The final song is apparently her biggest hit and I hate it.  She switches to keys, which are lost among the piano.  But the problem for me is that she just goes off on that awful R&B warbling that plagues so many pop songs. I know that’s what people love, but I HATE it.  The pseudo-scatting at the tail end is much more preferable to that nonsense.  But man it makes the okay song just endless.

While H.E.R. stands for “Having Everything Revealed,” she’s an artist who’s built her reputation on a certain degree of anonymity. The cover art for her debut, 2016 EP, H.E.R. Volume 1, shows a woman’s silhouette over a blue backdrop. Her visuals never provide the audience a clear shot of her face and her signature accessory for every outfit is a pair of large, dark sunglasses.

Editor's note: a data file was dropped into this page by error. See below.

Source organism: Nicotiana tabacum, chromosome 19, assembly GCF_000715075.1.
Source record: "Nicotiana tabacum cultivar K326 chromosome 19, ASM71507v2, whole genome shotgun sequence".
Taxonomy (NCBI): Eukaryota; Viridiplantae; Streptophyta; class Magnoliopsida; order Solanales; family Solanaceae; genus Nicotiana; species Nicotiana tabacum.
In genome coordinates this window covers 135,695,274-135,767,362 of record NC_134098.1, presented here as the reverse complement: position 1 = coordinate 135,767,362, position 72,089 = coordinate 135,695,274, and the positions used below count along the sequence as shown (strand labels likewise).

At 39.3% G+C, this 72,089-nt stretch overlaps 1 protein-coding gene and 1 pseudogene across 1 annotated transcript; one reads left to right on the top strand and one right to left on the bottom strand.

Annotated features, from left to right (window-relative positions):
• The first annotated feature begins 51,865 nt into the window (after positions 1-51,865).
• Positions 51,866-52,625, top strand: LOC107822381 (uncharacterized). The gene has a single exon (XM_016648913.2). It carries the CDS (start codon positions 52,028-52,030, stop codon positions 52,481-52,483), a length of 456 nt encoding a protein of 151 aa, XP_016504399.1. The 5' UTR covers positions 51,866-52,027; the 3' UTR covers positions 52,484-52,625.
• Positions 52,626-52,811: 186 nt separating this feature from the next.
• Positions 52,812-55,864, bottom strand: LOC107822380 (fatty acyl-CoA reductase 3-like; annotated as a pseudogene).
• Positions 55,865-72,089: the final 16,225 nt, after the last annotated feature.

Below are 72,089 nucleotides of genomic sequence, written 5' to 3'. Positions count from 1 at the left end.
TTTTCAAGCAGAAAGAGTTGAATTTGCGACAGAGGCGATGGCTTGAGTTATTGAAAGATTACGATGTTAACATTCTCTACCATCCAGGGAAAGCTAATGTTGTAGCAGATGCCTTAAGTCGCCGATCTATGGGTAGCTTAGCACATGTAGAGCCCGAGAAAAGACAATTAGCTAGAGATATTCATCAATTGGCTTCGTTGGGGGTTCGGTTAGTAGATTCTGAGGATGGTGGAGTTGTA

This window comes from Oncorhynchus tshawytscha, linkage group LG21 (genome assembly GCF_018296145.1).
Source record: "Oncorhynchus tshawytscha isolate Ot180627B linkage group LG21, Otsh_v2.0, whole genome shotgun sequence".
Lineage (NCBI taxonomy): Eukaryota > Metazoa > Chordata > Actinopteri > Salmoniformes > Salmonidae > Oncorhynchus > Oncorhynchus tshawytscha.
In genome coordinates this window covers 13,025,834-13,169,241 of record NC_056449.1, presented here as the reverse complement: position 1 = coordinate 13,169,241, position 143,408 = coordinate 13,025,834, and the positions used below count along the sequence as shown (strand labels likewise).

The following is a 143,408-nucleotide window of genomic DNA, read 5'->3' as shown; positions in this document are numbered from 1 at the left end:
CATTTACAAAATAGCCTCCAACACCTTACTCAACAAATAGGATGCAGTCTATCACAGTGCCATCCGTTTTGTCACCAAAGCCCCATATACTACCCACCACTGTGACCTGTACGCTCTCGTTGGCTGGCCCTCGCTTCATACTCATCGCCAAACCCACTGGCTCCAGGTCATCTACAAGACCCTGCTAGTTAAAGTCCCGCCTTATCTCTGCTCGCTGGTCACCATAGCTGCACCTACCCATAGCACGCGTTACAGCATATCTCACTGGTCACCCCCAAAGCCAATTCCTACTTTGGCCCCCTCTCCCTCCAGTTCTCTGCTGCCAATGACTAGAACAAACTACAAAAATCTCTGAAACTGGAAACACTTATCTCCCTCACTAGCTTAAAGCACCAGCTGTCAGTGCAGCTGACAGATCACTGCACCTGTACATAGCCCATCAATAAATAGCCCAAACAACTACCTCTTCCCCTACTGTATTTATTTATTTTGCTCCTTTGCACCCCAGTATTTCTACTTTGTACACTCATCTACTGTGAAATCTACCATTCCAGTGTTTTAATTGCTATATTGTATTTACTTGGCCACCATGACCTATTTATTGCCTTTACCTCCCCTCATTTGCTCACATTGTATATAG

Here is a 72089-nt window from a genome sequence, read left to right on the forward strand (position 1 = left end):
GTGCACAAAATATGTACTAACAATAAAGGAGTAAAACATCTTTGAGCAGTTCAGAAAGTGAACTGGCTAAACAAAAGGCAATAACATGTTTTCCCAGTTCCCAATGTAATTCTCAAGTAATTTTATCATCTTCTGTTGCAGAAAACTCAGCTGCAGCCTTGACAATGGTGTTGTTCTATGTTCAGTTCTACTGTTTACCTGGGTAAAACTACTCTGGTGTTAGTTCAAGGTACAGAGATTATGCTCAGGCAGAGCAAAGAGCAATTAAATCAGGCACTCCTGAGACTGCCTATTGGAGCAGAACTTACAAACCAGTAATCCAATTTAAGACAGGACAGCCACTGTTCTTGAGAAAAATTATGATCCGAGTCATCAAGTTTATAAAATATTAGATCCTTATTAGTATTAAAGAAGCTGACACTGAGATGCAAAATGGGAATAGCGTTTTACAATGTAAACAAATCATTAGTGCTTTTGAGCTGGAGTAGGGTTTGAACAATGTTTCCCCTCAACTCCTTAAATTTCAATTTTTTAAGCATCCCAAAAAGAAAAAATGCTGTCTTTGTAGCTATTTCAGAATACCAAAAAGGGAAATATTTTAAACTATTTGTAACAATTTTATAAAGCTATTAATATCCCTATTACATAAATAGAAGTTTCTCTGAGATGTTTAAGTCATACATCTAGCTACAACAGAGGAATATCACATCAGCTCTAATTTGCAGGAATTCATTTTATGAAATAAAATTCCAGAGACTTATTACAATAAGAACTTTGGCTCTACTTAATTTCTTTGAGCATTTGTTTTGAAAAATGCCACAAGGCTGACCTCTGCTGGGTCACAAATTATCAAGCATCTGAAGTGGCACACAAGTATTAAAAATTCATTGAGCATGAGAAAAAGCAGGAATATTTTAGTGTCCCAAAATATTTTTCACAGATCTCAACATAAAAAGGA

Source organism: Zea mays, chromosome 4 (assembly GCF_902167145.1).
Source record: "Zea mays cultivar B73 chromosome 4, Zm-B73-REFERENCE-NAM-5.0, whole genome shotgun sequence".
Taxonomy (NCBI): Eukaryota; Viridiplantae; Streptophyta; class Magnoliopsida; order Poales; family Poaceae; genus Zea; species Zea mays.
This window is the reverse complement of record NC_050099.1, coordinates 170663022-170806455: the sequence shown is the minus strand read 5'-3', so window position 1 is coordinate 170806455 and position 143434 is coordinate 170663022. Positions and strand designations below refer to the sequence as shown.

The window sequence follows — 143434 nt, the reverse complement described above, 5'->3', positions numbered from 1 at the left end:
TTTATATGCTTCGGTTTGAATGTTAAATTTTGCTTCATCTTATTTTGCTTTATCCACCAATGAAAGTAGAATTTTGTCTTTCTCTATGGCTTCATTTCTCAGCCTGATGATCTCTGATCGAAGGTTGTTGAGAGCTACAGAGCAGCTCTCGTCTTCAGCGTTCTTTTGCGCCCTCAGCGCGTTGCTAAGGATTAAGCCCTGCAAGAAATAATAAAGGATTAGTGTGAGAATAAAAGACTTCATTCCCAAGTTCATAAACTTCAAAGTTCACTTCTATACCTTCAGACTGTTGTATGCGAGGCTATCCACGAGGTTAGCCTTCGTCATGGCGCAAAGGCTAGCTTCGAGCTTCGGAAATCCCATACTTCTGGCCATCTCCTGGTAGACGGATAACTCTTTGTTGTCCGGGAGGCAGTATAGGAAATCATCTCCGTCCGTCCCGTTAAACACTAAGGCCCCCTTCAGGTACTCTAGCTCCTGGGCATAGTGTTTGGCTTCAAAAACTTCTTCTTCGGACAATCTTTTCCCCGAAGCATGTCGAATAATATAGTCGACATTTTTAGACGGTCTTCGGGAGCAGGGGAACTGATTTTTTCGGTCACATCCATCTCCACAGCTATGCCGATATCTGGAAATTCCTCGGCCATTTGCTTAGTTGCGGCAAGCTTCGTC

Most other bands only get three songs.  I wish she did as well.

[READ: January 6, 2017] “Bedtimes”

This was a short, sad story about a marriage disintegrating.

And the way it was done was wonderfully subtle.

Thomas and Mary have grown children.  On Monday night, he is working on his laptop and Mary is Skypeing.  She decides that he is working all night so she goes to bed.  When he comes up an hour later, she is “sound asleep, face to the wall.”

On Tuesday, Mary takes their dogs for a walk around bedtime.  So Thomas decides to go up to bed.  When she comes up later, he is “Sound asleep, face to the wall”.

On Wednesday, she goes to sleep first. (more…)